This simple haiku gets across the essence of the Cloud
I feel this sentiment is maybe even more true of data
scientists than developers.
If you can take away the distractions and the low level
problems, that frees up data scientists to worry about the
No data scientist should have to worry about what version of
Ubuntu is available, or need to check whether the latest
OpenSSH vulnerability has been patched.
Another way to think of this is to compare old software
development practices with what Internet scale companies
like Netﬂix do nowadays.
In particular Shared Responsibility means that developers/
data scientists should be part of the team that runs the
application, not just throwing code over the wall at
Some implications of this viewpoint is that you need to build
your app to be ready to fail, making it disposable but also
If you accept the constraints of the platform you are
operating on you can rely on the platform to provide the
reliability and scalability required.
Engineers at Heroku came up with this list of rules that a
cloud native app should follow. 12 in all, here we highlight
just a few.
The goal is to let the platform handle all the details and focus
on delivering value at top of stack.
I hear many similar complaints from data scientists, in
particular the desire to have similar dev and production
environments and manage dependencies and versions of
Time spent building servers/clusters as unique snowﬂakes is
time you are not delivering value.
This is my work-in-progress view of what do data
scientists need beyond app developers
Reproducibility: record all inputs necessary, random
seeds, data versions
Data services: the unit of functionality should be the
predictive model, these should be exposed as
Pipelines: have code based description not manual/
one off setup.
Firstly we focus on provisioning and deployment.
One platform I have used a lot recently is Cloud Foundry,
which is the open source building block on which these
other services have been built.
When you deploy an app with CF, a lot of the hassle of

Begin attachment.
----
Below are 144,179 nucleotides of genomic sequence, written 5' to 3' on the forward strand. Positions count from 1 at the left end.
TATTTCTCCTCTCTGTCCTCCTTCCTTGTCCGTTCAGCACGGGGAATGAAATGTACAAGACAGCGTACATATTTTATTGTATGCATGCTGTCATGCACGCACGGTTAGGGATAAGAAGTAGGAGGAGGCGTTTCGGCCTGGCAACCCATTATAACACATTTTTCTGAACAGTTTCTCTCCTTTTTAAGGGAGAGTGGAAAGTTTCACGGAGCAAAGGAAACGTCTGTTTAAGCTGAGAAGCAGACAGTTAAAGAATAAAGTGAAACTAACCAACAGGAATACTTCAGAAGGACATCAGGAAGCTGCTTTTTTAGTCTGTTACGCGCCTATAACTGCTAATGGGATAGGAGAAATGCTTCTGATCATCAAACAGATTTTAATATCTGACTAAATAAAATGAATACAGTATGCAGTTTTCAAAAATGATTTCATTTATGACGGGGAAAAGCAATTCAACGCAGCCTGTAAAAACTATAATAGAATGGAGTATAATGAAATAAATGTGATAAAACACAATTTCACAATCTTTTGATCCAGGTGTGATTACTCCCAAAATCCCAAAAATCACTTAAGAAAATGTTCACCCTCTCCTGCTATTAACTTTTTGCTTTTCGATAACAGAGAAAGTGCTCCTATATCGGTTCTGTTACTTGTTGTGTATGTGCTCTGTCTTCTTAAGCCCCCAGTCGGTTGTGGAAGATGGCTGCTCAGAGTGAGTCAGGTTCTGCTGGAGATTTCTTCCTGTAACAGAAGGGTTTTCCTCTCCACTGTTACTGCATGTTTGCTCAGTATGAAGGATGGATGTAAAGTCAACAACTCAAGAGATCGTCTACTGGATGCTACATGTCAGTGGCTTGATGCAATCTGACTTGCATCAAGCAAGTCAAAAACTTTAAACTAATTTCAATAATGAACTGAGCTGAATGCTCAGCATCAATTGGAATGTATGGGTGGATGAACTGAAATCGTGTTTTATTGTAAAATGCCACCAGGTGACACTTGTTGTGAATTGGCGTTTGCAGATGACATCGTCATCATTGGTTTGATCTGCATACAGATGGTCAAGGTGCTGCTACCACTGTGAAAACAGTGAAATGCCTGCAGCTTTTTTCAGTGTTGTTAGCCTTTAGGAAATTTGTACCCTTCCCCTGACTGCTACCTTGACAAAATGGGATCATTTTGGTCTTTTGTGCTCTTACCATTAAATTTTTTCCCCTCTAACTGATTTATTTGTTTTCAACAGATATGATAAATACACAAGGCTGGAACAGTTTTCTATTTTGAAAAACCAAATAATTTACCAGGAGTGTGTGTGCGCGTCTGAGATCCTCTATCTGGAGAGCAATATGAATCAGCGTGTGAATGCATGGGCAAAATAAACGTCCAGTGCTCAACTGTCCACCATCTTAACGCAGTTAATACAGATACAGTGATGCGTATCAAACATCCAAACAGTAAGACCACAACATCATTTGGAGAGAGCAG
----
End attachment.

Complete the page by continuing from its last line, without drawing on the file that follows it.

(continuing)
making your model available is taken away.
For example load balancing and routing is set up
automatically, and the correct package versions are installed
based on your requirements.
As your app runs, it is continually checked and any failed/
stopped app will be restarted.
This tutorial goes through a few ﬁrst steps with Cloud
Foundry by pushing simple Python based applications.
One good option to set up data pipeline conﬁguration
programmatically is using Spring XD and Spring Cloud Data
Flow, parts of the open source Spring Framework.
The domain speciﬁc language is based on Unix pipes and
allows for very simple transformations and connections
between data sources.
Multiple routes can be speciﬁed, so it is easy to create, for
example, a Lambda architecture.
Many integrations are available for Spring XD including
multiple message transports, PMML for model scoring, and
batch orchestration of Map Reduce, Spark and other
The Phoenix Project is a ﬁctional account of an IT manager’s
struggle with getting a project into production and
introduces a lot of DevOps techniques.
Interesting to note that the project they are trying to release
is actually a recommender system, so from the very
beginning, data science has been part of the DevOps
If you have any questions please contact me on twitter